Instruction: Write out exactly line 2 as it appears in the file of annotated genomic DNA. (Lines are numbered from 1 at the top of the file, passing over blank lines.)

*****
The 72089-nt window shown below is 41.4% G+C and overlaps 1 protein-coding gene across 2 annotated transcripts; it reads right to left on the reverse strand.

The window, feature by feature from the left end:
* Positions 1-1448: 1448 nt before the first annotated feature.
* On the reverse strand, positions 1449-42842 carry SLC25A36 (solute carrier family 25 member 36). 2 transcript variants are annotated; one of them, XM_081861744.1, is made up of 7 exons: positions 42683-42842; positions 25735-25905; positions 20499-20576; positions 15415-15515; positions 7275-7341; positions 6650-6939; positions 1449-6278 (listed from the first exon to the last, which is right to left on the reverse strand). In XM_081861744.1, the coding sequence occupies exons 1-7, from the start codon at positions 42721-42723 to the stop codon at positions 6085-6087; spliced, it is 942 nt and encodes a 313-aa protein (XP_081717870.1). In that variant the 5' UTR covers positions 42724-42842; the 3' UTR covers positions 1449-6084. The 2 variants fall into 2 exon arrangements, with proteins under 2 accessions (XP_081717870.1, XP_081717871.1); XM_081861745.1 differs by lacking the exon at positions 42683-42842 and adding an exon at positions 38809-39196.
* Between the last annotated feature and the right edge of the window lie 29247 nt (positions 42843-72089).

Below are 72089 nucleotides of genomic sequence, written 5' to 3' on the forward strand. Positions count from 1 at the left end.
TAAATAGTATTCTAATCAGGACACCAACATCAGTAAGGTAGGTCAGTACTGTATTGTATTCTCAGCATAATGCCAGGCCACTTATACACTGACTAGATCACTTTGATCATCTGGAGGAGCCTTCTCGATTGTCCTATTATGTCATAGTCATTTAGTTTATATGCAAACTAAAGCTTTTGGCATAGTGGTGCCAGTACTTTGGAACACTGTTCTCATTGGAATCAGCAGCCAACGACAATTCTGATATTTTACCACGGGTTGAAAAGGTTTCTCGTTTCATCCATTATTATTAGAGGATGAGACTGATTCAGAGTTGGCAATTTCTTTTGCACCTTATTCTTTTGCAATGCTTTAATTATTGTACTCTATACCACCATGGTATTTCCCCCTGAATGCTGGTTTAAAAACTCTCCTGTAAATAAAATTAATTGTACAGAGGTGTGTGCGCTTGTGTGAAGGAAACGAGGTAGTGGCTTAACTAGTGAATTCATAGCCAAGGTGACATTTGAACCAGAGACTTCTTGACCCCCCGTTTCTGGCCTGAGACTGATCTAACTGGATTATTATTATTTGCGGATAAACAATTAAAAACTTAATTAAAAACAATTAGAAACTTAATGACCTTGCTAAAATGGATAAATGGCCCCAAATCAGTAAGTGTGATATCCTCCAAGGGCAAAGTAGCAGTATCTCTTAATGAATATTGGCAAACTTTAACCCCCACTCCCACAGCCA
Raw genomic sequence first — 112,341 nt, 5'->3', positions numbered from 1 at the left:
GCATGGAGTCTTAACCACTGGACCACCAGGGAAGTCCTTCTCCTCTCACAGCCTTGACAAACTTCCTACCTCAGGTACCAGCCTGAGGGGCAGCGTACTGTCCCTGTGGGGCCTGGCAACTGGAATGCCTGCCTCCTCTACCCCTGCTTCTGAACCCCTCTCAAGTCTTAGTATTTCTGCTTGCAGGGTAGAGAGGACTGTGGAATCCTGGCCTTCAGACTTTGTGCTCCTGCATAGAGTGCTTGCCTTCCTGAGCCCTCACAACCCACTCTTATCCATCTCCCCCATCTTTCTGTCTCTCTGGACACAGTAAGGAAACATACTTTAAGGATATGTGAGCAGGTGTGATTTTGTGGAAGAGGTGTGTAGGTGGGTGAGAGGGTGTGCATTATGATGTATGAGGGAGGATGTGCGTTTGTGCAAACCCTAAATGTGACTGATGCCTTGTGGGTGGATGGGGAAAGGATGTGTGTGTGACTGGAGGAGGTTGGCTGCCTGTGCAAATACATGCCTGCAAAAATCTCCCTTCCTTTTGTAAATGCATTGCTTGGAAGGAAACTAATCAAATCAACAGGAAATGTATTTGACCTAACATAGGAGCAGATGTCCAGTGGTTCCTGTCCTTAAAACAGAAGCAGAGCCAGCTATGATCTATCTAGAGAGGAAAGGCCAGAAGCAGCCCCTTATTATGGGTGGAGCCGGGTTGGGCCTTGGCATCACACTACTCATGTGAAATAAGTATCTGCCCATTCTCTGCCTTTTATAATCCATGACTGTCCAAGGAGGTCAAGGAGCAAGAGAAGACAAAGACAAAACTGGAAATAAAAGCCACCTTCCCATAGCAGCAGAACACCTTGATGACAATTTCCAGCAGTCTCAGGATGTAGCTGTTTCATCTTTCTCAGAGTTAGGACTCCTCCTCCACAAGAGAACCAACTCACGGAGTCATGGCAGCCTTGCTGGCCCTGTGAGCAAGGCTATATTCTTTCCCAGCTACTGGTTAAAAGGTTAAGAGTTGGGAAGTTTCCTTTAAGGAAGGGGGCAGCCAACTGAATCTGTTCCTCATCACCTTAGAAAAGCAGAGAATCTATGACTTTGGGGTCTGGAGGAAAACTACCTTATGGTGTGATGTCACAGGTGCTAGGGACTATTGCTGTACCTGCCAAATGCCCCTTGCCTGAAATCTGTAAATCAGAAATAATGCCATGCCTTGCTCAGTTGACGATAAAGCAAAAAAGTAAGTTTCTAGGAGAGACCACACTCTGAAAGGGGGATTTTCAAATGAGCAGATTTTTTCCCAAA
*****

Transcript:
The window, feature by feature from the left end: